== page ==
As with all things, Jesus’ words and example is the model for us to follow. Jesus Himself said He “came not to be served but to serve.” (Mt. 20:28) St. Paul too speaks of Jesus’ humility as He “emptied himself, taking the form of a servant.” (Phil. 2:7) He spoke often about the need for humility and service, and the necessity to live one’s life with Christian charity. One of Jesus’ great teachings is the parable of the Good Samaritan. He uses the parable to demonstrate what our mercy should resemble, and that we should “Go and do likewise.” (Lk. 10:37) In another parable, the Rich Man and Lazarus, Jesus warns us about the implications of not living a life of mercy and charity. In the parable, the rich man, who did not show mercy or compassion towards the poor man Lazarus, ends up in torment in Hades. Abraham reminds him that he had his opportunity to demonstrate mercy during his lifetime, but chose not to. These are sobering words from Jesus.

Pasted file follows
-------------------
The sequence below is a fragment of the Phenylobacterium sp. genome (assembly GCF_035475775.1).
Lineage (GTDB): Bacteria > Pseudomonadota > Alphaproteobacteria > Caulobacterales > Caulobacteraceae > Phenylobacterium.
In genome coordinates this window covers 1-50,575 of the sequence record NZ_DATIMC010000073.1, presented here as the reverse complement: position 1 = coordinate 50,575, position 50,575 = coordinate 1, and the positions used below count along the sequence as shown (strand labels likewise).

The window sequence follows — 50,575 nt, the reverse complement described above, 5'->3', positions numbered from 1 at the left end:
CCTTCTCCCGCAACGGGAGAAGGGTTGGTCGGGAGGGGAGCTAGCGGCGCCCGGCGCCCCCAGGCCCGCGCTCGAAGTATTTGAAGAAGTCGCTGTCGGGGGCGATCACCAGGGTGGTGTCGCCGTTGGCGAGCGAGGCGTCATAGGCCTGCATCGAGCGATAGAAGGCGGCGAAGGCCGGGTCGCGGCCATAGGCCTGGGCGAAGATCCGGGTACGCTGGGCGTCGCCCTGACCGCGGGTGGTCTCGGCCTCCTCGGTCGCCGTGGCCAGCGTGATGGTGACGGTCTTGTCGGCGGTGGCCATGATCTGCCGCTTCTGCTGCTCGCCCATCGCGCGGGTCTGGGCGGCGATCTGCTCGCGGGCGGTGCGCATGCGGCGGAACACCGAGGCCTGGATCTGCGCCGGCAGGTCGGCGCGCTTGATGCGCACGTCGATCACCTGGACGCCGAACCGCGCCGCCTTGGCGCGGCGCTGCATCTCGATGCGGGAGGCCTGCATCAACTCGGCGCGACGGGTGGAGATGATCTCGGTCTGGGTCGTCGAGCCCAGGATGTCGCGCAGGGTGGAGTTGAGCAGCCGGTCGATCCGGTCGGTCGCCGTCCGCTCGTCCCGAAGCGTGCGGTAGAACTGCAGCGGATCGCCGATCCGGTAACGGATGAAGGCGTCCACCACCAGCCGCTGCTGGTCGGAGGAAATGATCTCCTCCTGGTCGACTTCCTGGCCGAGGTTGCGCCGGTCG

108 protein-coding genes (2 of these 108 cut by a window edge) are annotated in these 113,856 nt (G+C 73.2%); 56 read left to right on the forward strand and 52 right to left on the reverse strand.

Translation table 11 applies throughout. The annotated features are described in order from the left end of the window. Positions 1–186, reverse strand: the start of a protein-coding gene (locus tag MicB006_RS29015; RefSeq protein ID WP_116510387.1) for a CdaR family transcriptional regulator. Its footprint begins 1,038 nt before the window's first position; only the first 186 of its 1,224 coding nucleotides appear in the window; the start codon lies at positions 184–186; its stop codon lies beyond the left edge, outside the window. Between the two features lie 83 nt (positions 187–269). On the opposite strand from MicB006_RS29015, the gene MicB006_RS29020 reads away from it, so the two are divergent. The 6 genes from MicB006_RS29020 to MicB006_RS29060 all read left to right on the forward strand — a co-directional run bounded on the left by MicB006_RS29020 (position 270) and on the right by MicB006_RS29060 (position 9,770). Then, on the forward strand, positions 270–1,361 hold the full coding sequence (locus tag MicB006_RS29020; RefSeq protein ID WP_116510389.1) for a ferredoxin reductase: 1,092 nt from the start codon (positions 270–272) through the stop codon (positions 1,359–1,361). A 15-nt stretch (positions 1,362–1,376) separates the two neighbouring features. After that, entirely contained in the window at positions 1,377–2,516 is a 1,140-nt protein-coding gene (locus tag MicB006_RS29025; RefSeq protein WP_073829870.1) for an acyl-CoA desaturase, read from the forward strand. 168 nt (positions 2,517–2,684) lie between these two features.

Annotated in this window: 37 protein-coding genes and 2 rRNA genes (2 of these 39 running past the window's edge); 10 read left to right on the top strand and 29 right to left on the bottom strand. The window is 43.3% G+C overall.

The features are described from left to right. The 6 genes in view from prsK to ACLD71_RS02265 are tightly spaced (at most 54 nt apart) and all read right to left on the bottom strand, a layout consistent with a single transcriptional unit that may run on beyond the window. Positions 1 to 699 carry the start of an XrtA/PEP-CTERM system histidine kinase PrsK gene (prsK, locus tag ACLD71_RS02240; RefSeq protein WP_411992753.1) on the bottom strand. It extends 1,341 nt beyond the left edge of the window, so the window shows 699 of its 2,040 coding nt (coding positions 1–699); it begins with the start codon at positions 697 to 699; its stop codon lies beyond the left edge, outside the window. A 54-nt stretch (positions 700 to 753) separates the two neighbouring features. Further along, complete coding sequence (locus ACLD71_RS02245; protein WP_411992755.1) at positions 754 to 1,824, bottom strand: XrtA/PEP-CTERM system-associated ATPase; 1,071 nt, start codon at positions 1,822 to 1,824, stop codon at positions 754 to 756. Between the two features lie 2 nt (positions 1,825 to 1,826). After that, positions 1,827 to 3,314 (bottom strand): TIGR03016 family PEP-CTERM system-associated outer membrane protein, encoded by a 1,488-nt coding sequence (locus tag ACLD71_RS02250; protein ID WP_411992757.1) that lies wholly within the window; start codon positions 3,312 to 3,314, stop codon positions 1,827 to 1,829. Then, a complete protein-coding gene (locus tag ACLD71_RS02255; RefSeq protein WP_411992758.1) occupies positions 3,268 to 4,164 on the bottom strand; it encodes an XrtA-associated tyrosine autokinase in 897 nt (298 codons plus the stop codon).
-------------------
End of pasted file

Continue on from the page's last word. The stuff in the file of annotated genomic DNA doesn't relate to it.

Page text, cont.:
Perhaps the most jarring words on this is Jesus’ depiction of the Final Judgment. The Righteous inherit the kingdom and eternal life, with Jesus telling them: “for I was hungry and you gave me food, I was thirsty and you gave me drink, I was a stranger and you welcomed me, I was naked and you clothed me, I was sick and you visited me, I was in prison and you came to me.” (Mt. 25: 35-36) The Righteous had lived Jesus’ Beatitudes, especially “Blessed are the merciful, for they shall obtain mercy.” (Mt. 5:7) But to those who fail to perform works of mercy and charity, Jesus sends them to eternal punishment. Ultimately, we are judged by whether we follow Christ’s new commandment or not. In serving the needy, we are, in reality, serving Christ, as He said, “Truly, I say to you, as you did it to one of the least of these My brethren, you did it to Me.” (Mt. 25:40)